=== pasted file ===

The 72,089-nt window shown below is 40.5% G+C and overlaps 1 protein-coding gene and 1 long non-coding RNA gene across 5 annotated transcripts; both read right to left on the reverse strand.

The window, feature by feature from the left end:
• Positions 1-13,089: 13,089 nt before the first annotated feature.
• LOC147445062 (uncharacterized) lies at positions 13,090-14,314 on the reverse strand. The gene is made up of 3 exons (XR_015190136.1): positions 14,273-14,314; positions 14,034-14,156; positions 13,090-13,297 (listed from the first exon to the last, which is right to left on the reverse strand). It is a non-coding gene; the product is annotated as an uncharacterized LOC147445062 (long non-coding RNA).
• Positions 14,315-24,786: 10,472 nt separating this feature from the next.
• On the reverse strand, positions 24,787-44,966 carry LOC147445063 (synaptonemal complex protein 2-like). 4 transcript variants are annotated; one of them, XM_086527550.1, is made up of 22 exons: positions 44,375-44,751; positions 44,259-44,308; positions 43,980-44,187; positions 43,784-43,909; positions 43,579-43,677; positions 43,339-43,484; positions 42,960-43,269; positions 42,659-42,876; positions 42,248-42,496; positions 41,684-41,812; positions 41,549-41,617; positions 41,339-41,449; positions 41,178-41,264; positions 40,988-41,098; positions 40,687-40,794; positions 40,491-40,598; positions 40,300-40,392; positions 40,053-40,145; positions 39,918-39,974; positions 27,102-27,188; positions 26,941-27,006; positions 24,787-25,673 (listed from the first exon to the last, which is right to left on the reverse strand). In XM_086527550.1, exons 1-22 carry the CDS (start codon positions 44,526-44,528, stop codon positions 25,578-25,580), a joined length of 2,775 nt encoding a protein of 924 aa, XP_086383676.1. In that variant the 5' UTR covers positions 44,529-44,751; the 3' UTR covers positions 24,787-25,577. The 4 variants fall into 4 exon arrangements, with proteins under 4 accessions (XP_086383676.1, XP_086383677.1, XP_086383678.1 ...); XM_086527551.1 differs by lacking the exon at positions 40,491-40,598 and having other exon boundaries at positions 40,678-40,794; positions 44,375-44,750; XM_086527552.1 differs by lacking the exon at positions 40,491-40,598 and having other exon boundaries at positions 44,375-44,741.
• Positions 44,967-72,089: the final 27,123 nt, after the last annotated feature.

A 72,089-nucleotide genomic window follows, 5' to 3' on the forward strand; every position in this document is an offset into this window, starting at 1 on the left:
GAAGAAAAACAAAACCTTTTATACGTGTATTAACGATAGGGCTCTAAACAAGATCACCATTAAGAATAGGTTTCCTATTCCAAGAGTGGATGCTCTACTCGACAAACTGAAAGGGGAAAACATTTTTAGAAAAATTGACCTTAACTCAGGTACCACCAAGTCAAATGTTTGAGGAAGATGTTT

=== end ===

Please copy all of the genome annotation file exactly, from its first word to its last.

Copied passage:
The 72,089-nt window shown below is 40.5% G+C and overlaps 1 protein-coding gene and 1 long non-coding RNA gene across 5 annotated transcripts; both read right to left on the reverse strand.

The window, feature by feature from the left end:
• Positions 1-13,089: 13,089 nt before the first annotated feature.
• LOC147445062 (uncharacterized) lies at positions 13,090-14,314 on the reverse strand. The gene is made up of 3 exons (XR_015190136.1): positions 14,273-14,314; positions 14,034-14,156; positions 13,090-13,297 (listed from the first exon to the last, which is right to left on the reverse strand). It is a non-coding gene; the product is annotated as an uncharacterized LOC147445062 (long non-coding RNA).
• Positions 14,315-24,786: 10,472 nt separating this feature from the next.
• On the reverse strand, positions 24,787-44,966 carry LOC147445063 (synaptonemal complex protein 2-like). 4 transcript variants are annotated; one of them, XM_086527550.1, is made up of 22 exons: positions 44,375-44,751; positions 44,259-44,308; positions 43,980-44,187; positions 43,784-43,909; positions 43,579-43,677; positions 43,339-43,484; positions 42,960-43,269; positions 42,659-42,876; positions 42,248-42,496; positions 41,684-41,812; positions 41,549-41,617; positions 41,339-41,449; positions 41,178-41,264; positions 40,988-41,098; positions 40,687-40,794; positions 40,491-40,598; positions 40,300-40,392; positions 40,053-40,145; positions 39,918-39,974; positions 27,102-27,188; positions 26,941-27,006; positions 24,787-25,673 (listed from the first exon to the last, which is right to left on the reverse strand). In XM_086527550.1, exons 1-22 carry the CDS (start codon positions 44,526-44,528, stop codon positions 25,578-25,580), a joined length of 2,775 nt encoding a protein of 924 aa, XP_086383676.1. In that variant the 5' UTR covers positions 44,529-44,751; the 3' UTR covers positions 24,787-25,577. The 4 variants fall into 4 exon arrangements, with proteins under 4 accessions (XP_086383676.1, XP_086383677.1, XP_086383678.1 ...); XM_086527551.1 differs by lacking the exon at positions 40,491-40,598 and having other exon boundaries at positions 40,678-40,794; positions 44,375-44,750; XM_086527552.1 differs by lacking the exon at positions 40,491-40,598 and having other exon boundaries at positions 44,375-44,741.
• Positions 44,967-72,089: the final 27,123 nt, after the last annotated feature.

A 72,089-nucleotide genomic window follows, 5' to 3' on the forward strand; every position in this document is an offset into this window, starting at 1 on the left:
GAAGAAAAACAAAACCTTTTATACGTGTATTAACGATAGGGCTCTAAACAAGATCACCATTAAGAATAGGTTTCCTATTCCAAGAGTGGATGCTCTACTCGACAAACTGAAAGGGGAAAACATTTTTAGAAAAATTGACCTTAACTCAGGTACCACCAAGTCAAATGTTTGAGGAAGATGTTT